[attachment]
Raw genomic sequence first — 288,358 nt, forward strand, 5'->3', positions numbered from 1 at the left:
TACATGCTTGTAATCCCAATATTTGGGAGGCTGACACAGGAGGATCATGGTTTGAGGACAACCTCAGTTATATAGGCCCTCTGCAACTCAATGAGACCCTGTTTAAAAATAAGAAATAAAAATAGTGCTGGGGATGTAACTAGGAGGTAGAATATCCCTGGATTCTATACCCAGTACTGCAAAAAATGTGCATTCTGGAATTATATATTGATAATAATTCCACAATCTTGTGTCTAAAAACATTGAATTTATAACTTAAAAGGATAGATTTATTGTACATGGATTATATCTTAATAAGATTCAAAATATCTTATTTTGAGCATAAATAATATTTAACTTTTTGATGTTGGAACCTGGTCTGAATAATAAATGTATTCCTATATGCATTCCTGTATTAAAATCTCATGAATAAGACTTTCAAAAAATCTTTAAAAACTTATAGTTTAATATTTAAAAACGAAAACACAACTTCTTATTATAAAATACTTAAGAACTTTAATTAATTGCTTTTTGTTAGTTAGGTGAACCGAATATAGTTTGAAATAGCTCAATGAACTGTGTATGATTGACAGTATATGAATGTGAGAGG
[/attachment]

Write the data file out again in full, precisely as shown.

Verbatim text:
Raw genomic sequence first — 288,358 nt, forward strand, 5'->3', positions numbered from 1 at the left:
TACATGCTTGTAATCCCAATATTTGGGAGGCTGACACAGGAGGATCATGGTTTGAGGACAACCTCAGTTATATAGGCCCTCTGCAACTCAATGAGACCCTGTTTAAAAATAAGAAATAAAAATAGTGCTGGGGATGTAACTAGGAGGTAGAATATCCCTGGATTCTATACCCAGTACTGCAAAAAATGTGCATTCTGGAATTATATATTGATAATAATTCCACAATCTTGTGTCTAAAAACATTGAATTTATAACTTAAAAGGATAGATTTATTGTACATGGATTATATCTTAATAAGATTCAAAATATCTTATTTTGAGCATAAATAATATTTAACTTTTTGATGTTGGAACCTGGTCTGAATAATAAATGTATTCCTATATGCATTCCTGTATTAAAATCTCATGAATAAGACTTTCAAAAAATCTTTAAAAACTTATAGTTTAATATTTAAAAACGAAAACACAACTTCTTATTATAAAATACTTAAGAACTTTAATTAATTGCTTTTTGTTAGTTAGGTGAACCGAATATAGTTTGAAATAGCTCAATGAACTGTGTATGATTGACAGTATATGAATGTGAGAGG